What is Youth Exchange?

“I realised that prejudices don’t really mean much at all. I have heard a lot of life stories and I have got to know myself and my limits more.”  – Máté Venter talks about his experience with Erasmus+ Youth Exchanges.

 

What is a youth exchange? How can one get involved?

Youth exchanges are projects subsidised by the European Union, where the young people of different European countries can get to know each other. They will talk in foreign language, learn and have a great time. To be able to apply for them, you do not need anything special. I saw the projects advertised in a Facebook group and applied right away.

 

Why is it worth applying for an international programme like this?

It is a great experience with lots of new adventures and you can learn a lot about various topics. You can improve your English, as this is might be the working language and it can be a really intensive learning experience to be listening to this language for days or even weeks. You can get to know a lot of new people and you can learn to work in a team with them!

 

Which one was your most memorable exchange? What topics were dealt with?

So far, I have participated in three exchanges. In Norway, nature was in the limelight, in Boldogkőváralja in Hungary, health and lifestyle was our main focus, while in Belgium, we dealt with hiking, nature and sports. I cannot highlight one as the best, all of them were special in one way or another. In Norway, it was the place itself that blew me away, for example, it was a memorable experience to be sledging in the snow in April and to play snow war, build shelter and hike. In Boldogkőváralja, there was more emphasis on group work, I really grew as a person. And in Belgium, it felt like we were inside a survival show. 5 days in full gear with the added details of rock climbing (with closed eyes), zipping and caving.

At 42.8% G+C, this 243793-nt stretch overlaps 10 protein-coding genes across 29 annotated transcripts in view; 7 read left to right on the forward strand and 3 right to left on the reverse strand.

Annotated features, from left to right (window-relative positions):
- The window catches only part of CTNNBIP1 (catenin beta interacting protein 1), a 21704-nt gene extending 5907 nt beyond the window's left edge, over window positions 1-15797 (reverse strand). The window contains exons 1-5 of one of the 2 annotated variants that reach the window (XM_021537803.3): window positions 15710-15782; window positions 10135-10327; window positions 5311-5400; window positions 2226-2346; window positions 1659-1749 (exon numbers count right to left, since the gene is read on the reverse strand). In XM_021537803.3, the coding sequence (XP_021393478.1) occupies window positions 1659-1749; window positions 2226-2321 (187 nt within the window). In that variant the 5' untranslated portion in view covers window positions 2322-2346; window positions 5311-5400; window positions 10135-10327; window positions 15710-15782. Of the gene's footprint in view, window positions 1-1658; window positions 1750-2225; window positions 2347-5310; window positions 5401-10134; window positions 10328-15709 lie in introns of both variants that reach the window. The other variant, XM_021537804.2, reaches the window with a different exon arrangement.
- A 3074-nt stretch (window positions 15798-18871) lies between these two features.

What kind of experience have you gained?

I have learned how to work in a team, together with strangers from different countries. I realised that prejudices don’t really mean much at all. I have heard a lot of life stories and I have got to know myself and my limits more. But of course, I have learned a lot more than this. For example, after bathing in the river for two weeks in Belgium, I have learnt to appreciate the luxury of having a warm shower. I now know how to climb rocks and to secure others, I have learnt how to bake a pizza and I can already tell some basic words in at least 6 languages.

 

Where can you make use of these things?

It is obviously not a disadvantage that one learns to communicate with foreigners or to cooperate with them. Through others, I have learned a lot about myself and my needs. I would definitely think differently if I hadn’t participated in youth exchanges.

What kind of plans do you have for the future?

I am planning on participating in another project in Poland. Project deals with environmental protection and I feel that’s inportant for me.

 

To whom would you recommend this opportunity?

To everybody. Although a huge amount of courage is definitely needed for it. Mostly, we have to take care of the travelling ourselves, the costs of which are reimbursed later. For those who would like to see the world, these kinds of projects are obligatory!

 

Written by Holczer Mónika, translated by Judit Molnár, edited by Keep It Real team. 

Firstly published in European Youth Portal.

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